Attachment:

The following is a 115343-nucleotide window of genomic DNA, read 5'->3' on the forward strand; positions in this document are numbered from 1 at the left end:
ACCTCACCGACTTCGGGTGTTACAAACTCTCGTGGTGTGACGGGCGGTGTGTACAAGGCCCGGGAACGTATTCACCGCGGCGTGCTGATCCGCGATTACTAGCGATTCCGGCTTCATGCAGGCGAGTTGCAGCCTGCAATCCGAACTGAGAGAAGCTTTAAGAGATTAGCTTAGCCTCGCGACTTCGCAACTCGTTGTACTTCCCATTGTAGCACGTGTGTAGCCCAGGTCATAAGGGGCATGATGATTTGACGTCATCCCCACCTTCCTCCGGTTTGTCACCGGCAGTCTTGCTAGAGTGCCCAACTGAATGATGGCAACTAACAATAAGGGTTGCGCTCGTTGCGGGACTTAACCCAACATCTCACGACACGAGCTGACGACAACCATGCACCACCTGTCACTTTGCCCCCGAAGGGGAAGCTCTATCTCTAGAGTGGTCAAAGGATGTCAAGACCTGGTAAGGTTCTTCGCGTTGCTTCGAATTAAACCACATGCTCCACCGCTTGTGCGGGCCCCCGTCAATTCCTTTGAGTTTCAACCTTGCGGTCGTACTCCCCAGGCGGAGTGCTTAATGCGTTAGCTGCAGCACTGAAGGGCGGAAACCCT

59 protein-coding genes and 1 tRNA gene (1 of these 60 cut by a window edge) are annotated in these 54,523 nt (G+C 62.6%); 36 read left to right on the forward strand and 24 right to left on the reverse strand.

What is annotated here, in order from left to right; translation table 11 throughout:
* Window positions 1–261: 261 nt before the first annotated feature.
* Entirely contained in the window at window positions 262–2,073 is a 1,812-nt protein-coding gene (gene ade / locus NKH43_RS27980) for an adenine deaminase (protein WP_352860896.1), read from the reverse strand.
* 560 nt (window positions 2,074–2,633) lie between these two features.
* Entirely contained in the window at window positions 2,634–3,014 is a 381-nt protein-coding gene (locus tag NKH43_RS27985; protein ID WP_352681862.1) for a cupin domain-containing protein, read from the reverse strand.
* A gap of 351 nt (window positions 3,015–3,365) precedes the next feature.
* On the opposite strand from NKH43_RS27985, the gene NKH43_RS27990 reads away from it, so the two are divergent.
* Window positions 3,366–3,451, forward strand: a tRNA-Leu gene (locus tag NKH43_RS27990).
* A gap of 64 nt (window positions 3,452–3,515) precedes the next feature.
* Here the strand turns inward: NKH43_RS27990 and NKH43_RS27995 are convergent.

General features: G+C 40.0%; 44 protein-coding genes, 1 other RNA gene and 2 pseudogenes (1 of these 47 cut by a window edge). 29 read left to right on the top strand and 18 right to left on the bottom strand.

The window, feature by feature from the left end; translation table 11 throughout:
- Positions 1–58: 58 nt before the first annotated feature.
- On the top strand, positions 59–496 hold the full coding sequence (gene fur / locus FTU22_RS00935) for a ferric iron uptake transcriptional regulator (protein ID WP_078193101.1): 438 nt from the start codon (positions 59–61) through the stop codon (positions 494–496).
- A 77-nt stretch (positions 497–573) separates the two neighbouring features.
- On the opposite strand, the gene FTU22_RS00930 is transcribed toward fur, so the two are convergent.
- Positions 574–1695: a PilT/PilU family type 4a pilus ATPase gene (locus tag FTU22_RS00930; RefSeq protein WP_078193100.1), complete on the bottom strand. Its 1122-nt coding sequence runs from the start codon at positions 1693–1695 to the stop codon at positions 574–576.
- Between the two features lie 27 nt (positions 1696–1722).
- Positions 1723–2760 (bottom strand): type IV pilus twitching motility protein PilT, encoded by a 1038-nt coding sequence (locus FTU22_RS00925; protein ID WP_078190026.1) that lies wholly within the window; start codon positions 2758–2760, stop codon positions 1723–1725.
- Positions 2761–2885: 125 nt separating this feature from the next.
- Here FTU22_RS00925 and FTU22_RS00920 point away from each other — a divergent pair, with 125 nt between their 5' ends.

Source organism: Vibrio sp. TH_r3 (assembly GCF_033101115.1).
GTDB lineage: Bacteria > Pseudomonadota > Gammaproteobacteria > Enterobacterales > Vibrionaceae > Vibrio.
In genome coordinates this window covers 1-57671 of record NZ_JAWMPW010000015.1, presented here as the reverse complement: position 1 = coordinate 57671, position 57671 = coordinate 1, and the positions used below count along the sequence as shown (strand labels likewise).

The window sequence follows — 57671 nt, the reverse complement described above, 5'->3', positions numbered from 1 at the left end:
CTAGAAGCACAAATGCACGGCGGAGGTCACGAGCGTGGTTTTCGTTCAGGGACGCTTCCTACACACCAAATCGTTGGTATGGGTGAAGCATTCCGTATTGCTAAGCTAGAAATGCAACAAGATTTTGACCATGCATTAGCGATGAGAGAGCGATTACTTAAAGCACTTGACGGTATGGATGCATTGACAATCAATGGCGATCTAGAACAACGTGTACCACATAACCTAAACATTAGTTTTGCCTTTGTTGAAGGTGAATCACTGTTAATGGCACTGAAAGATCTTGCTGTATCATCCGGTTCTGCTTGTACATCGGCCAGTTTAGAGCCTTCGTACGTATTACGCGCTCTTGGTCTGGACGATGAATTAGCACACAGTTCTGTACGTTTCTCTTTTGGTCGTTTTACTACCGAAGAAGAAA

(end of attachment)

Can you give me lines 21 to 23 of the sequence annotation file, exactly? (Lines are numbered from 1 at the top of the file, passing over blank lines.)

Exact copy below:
- Between the two features lie 27 nt (positions 1696–1722).
- Positions 1723–2760 (bottom strand): type IV pilus twitching motility protein PilT, encoded by a 1038-nt coding sequence (locus FTU22_RS00925; protein ID WP_078190026.1) that lies wholly within the window; start codon positions 2758–2760, stop codon positions 1723–1725.
- Positions 2761–2885: 125 nt separating this feature from the next.